Vision Loss information fair comes to Iowa City


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Visual impairment is not a black or light issue.

“You don’t have to be black blind to be blind,” said Mark Neumeier, the president of Magnification Resources — a company based in Lincoln, Neb. “People suffer from low-vision conditions. When people hear legally blind, they think you either don’t see anything at all or you have normal vision.”

To dispel these misconceptions, along with educating the visually impaired community in Iowa City, the Senior Center held a Low Vision Resource Fair, in which vendors catering to the low-vision community could showcase their products.

Experts say that with the growing number of technology advancements, those who are visually impaired should be able to lead uninterrupted lives.

There are 1.3 million people in the United States who are identified as being legally blind. Roughly 69,000 people in Iowa are visually impaired.

Many vendors involved magnification to help with reading. Others came to educate visitors on programs that could help the visually impaired, such as the Iowa Library for the Blind.

One program, Newsline, provides a way for the visually impaired to listen to newspapers, magazines, and TV listings. Iowa Newsline coordinator Peggy Chong believes a big issue in the blind community is that members are not aware of all the technology available to help.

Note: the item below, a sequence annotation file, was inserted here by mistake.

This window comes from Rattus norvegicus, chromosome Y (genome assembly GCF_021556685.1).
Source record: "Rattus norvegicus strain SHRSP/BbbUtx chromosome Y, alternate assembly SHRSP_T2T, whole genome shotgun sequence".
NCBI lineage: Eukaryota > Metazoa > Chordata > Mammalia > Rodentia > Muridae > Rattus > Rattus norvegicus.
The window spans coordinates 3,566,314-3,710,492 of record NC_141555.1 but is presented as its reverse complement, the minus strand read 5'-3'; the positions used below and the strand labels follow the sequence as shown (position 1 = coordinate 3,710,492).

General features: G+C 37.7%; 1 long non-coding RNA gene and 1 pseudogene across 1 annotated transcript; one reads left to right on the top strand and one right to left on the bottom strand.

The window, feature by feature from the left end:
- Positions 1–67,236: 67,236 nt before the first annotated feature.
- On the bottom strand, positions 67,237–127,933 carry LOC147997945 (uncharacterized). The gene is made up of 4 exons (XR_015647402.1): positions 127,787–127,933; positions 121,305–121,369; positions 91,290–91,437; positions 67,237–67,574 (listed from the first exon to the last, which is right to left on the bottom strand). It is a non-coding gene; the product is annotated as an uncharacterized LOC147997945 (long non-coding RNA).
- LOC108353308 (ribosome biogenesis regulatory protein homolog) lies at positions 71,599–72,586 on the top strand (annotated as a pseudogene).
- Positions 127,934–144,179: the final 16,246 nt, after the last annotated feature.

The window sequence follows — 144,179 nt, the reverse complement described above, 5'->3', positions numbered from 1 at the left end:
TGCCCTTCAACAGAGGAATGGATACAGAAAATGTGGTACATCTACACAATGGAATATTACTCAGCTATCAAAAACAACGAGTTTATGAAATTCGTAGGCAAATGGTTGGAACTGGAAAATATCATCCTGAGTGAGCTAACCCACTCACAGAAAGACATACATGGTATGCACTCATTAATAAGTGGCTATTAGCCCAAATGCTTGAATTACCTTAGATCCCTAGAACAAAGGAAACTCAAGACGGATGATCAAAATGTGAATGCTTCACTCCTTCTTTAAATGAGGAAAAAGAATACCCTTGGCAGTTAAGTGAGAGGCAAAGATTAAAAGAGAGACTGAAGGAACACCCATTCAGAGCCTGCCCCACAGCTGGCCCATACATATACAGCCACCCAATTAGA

“I think it’s important [to have information fairs] because we need to be able to reach people,” she said. “A lot of the times, people don’t find out all the things you have, they don’t know about the variety of different vendors. A farmer wouldn’t go to just one store.”

Rick Dressler, the public information specialist for the Iowa Department for the Blind, helped put on the event.

“I think people are always surprised at the change of technology,” he said. “A lot of people think blind people don’t do what other people do. With the right training, they can find ways to adapt. They’re capable of doing everything they did in the past, just doing it differently.”

Chong, who has been legally blind her whole life, said she has dealt with many misconceptions associated with being legally blind, including others thinking she is not able to be independent.

“[People will think] that you’re not a person,” she said. “I’ll be at a restaurant, and they’ll ask, ‘Oh, what would she like’ and I’m sitting right there. My husband is also blind, and people will be surprised to hear that we take fixer-uppers and fix them up to sell them. We’ve raised a child; we travel.”

Ralph Aufdenkamp, the Iowa representative for Vision Helpers, said a positive attitude plays a large role in dealing with visual impairment.

“My wife is blind, so she has firsthand experience,” he said. “[The word ‘blind’] is a hard term to accept; people don’t want to be called that [because of misconceptions]. The hardest part is to accept it. Once my wife realized maybe [certain services such as the Department for the Blind] can help, she has been a changed person. She’s not afraid.”

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